As a teacher I obviously don't have favourite students (because that would be very bad indeed). I hope that rule doesn't apply to bloggers because if it does then I'm guilty as hell. I've met a good few authors since I started blogging, and I have to confess that I do indeed have a favourite, and that is the gloriumptious Laura Dockrill. If you have not yet been to one of Laura's events then you are a frothbungling human bean - Laura has visited my school twice in the last year and every time she has cast her magic spell over the audience and had them in the palm of her hand (she has also twice publicly stitched me up in front of the audience, but I've forgiven her for that). Seriously though, if Laura is appearing in a town near you get your backside along, take your kids, and their friends, and their friends' parents and their friends' parents' friends and their.... you will not regret it, I promise.
Knowing that Laura has a special place in her heart for the amazing Roald Dahl I asked her if she would be interested in writing a short piece for The Book Zone to help me commemorate Roald Dahl Day today. And naturally, Laura being the star that she is, she said yes, this despite her being busy writing, eventing and blogging for The Book Trust as their online writer in residence.
Over to Laura:
I speak about Roald Dahl everyday. I like to think he looks down on me from the clouds or wherever he resides these days and thinks, ‘ah, bless’ but he probably doesn’t. He is probably thinking, ‘Oh, honey, girlfriend, give it a bloody rest and shut up.’ Because I do sometimes need to shut up about it. But I cant.
I am a superfan.
Roald Dahl taught me to like books. Just like how David Bowie and The Beatles and The Spice Girls ALL taught me how to like music. You need that figure to guide you, to hold your hand, to nurture you and teach you and say ‘I think you’ll enjoy this.’ And you trust them. When I used to read Roald Dahl’s work I used to be fully transported to bliss. My brain would work like clockwork, cranking and moving and churning and creating and imagining the vision of every line of words I was reading. I never felt insulted, or patronized, or babied or challenged. I felt exactly right and natural, as if Dahl and I were working together, cooking a really excellent story up at the same time and pace. Yet at the same time, I also felt somehow compelled, exhilarated, enchanted and charged, waiting for the next unexpected route or diversion, ready for him to switch on the next unlikely candidate. That’s what I liked. Dahl wasn’t a newsreader writer, he wasn’t fair or just. He never stood back and let the horror unfold, he indulged in it.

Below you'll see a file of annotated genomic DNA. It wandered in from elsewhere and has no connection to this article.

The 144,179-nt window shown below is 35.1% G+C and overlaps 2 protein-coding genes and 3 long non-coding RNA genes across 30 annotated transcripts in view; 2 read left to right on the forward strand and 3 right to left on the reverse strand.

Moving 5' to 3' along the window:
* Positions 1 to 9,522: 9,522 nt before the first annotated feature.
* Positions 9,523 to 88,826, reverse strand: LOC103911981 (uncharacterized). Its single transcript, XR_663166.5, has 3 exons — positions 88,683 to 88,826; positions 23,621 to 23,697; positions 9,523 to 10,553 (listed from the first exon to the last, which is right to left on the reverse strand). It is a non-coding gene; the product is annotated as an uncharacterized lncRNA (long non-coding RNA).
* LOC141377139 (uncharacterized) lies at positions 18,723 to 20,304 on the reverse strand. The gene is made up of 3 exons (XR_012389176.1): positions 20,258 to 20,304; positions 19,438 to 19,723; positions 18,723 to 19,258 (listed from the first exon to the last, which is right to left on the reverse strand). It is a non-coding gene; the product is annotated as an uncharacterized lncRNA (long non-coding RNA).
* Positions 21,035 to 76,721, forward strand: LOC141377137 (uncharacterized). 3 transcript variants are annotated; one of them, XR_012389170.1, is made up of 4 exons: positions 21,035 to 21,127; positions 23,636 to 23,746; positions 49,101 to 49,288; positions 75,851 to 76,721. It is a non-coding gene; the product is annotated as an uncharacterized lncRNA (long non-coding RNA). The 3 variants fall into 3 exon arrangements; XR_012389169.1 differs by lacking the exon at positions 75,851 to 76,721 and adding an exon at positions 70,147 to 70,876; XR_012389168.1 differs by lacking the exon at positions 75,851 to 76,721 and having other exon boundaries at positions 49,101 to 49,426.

Now. I read Dahl’s work and I am sick with jealousy. Sometimes I can trick my brain, because the stories are so captivating, and let myself be lulled by the wonder. But I’ll soon snap out of it and get sick again and have to give myself a small cuddle and think, one day. One day. You might manage to scratch the surface on this. One day. But today is still a day and not the one I’m after and I have no nails to scratch with… just yet. Besides, I quite like just being a superfan. Watching from afar, because without idols, there is nothing to dream for. And there is nothing worse than that.
Jumpsquiffling thanks to Laura for taking time out to write that for us. If you have not yet read her debut book for children, Darcy Burdock, then you need to go out and buy it right now. It's one of my favourite books of 2013 and I can't wait to read the sequel. although I'm going to have to as it isn't out until next year.